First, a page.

• Continuing duty to inquire into ongoing competency and safety of hired motor carriers.

    • Renewal qualification should be implemented as frequently as practicable (i.e., every six months).

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    The era of the selection protocol5

    The Era of the Selection Protocol

    • For any carrier, no matter what the SMS rating:

      • Seek references and contact those references.

      • Research any reported accidents;

      • Obtain FMCSA inspection reports;

      • Investigate compliance with record keeping and hours of service regulations; and

      • Maintain current file on carrier, updating it on regular basis.

    17


    Other theories of broker liability broker as carrier wearing too many hats

    Other Theories of Broker Liability/Broker as Carrier/Wearing Too Many Hats

    • Broker a “Carrier”

    • Holding self out as carrier

    • Authority

    • Website

    • Brochures (truck photos)

    • Terminology

    18


    Brokers as carriers examples from the caselaw

    Brokers as Carriers – Examples from the Caselaw

    • Travelers Ins. V. Panalpina, Inc., No. 08 C 5864, 2010 WL 3894105, at *5-6 (N.E. Ill. Sept. 30, 2010) (finding that company was motor carrier when delivery order established obligation to transport container and company fulfilled that obligation by contracting with another company to make delivery)

    • AIOI Ins. Co. v. Timely Integrated, Inc., No. 08 Civ. 1479 (TPG), 2009 WL 2474072, at *3 (S.D.N.Y. Aug. 12, 2009) (finding that defendant qualified as “motor carrier” because it arranged for shipment of goods by contracting with third party to provide actual physical transportation, court being persuaded by fact that defendant held itself out to shipper as carrier of goods, that agreement between defendant and shipper authorized defendant to transport goods, and that defendant was legally bound to transport shipment).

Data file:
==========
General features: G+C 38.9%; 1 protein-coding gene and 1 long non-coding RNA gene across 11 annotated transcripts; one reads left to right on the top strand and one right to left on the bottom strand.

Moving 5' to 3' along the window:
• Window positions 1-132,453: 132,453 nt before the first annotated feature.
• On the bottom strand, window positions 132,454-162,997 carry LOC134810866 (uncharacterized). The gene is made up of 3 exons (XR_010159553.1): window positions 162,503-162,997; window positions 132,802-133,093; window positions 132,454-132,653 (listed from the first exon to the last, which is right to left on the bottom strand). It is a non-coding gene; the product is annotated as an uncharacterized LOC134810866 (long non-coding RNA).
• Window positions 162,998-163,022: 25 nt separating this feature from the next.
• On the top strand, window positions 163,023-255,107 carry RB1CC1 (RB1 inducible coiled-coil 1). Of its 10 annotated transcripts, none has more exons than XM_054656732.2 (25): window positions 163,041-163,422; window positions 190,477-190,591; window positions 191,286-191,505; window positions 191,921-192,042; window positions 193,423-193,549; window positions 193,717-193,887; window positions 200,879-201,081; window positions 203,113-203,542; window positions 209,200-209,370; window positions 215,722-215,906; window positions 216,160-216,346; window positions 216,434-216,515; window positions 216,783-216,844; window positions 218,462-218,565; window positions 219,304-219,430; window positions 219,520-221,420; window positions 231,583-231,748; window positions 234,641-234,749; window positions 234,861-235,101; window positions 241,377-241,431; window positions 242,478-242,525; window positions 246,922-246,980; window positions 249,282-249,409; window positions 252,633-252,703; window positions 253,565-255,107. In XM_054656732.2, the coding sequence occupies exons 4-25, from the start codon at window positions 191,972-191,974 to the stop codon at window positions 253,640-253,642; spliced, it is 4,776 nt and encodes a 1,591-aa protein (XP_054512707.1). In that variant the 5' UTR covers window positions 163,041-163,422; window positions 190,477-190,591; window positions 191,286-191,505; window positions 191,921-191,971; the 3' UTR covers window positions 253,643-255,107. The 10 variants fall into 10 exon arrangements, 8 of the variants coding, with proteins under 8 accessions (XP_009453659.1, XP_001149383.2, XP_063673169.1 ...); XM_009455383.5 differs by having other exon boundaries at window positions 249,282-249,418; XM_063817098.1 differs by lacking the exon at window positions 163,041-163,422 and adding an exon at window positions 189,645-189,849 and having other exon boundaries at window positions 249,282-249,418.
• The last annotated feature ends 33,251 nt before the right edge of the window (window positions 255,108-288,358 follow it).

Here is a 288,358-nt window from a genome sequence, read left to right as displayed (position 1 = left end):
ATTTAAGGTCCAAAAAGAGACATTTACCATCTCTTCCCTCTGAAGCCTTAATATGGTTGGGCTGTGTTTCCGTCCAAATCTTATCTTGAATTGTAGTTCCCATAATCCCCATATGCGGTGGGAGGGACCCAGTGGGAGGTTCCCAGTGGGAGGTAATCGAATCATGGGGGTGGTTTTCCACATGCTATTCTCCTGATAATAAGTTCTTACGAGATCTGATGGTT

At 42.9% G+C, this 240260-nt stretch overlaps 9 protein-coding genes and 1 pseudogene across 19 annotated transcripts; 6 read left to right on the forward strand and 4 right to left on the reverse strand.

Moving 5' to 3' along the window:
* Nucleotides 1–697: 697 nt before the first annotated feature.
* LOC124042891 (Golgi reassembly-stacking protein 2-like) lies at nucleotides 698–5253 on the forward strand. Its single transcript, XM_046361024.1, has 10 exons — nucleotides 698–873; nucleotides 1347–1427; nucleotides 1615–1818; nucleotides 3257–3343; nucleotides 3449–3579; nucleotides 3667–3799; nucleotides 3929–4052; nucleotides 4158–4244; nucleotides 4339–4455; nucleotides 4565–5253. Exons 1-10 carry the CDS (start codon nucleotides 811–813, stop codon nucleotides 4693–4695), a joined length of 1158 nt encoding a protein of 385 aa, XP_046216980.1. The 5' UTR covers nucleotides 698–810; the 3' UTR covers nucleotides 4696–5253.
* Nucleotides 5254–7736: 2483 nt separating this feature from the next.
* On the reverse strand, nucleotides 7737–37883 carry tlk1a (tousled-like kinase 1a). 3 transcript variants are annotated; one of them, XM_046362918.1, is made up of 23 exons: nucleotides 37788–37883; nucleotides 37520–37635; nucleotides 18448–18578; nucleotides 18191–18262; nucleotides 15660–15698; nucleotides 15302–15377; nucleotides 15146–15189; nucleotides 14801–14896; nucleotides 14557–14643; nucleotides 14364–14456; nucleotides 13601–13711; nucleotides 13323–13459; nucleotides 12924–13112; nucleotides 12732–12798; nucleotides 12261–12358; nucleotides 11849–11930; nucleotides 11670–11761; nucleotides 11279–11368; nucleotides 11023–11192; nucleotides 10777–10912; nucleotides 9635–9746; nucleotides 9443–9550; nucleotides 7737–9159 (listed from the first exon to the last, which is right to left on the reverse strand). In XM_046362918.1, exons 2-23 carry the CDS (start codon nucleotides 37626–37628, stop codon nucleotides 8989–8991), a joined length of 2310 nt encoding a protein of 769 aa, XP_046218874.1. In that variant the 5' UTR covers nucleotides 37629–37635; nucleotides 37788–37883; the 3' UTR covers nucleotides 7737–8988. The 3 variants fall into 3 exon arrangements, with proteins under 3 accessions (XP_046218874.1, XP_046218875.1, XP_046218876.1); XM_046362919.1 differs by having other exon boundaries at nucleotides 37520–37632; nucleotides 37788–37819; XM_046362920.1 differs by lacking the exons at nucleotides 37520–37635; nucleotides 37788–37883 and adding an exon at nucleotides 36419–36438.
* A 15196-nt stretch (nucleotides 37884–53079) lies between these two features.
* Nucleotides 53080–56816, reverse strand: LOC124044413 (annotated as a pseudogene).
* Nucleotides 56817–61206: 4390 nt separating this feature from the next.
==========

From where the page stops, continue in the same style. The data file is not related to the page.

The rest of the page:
19


    Mach mold inc v clover assocs 383 f supp 2d 1015 n d ill 2005 brokers as carriers

    Mach Mold Inc. v. Clover Assocs., 383 F.Supp.2d 1015 (N.D. Ill. 2005)/Brokers as “Carriers”

    • “Motor carrier” and “Transportation” are broadly defined, a broker or 3PL that intended to provide brokerage services, may be considered a “carrier” by the courts.

    • “[W]hether a company is a broker or a carrier/freight forwarder is not determined by how it labels itself, but by how it holds itself out to the world and its relationship to the shipper.” Custom Cartage, Inc. v. Motorola, Inc., 1999 WL 965686 (N.D. Ill. Oct. 15, 1999).

    20


    Mach mold inc v clover assocs 383 f supp 2d 1015 n d ill 2005 brokers as carriers1

    Mach Mold Inc. v. Clover Assocs., 383 F.Supp.2d 1015 (N.D. Ill. 2005)/Brokers as “Carriers”

    • Clover, agreed to transport machine for plaintiff, Mach Mold.

    • Mach Mold informed Clover that it preferred to use “union carrier” to transport machine.

    • Clover contacted Kingman, a “union carrier,” to transport machine and Mach Mold agreed to use Kingman as carrier.

    • During transport, machine was damaged.

    • Mach Mold filed suit under CarmackAmendment alleging that both Clover and Kingman were acting as motor carriers.

    • Clover argued that it was acting as broker.

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    Mach mold inc v clover assocs 383 f supp 2d 1015 n d ill 2005 brokers as carriers2

    Mach Mold Inc. v. Clover Assocs., 383 F.Supp.2d 1015 (N.D. Ill. 2005)/Brokers as “Carriers”

    • The court held that Clover was a motor carrier, stating that: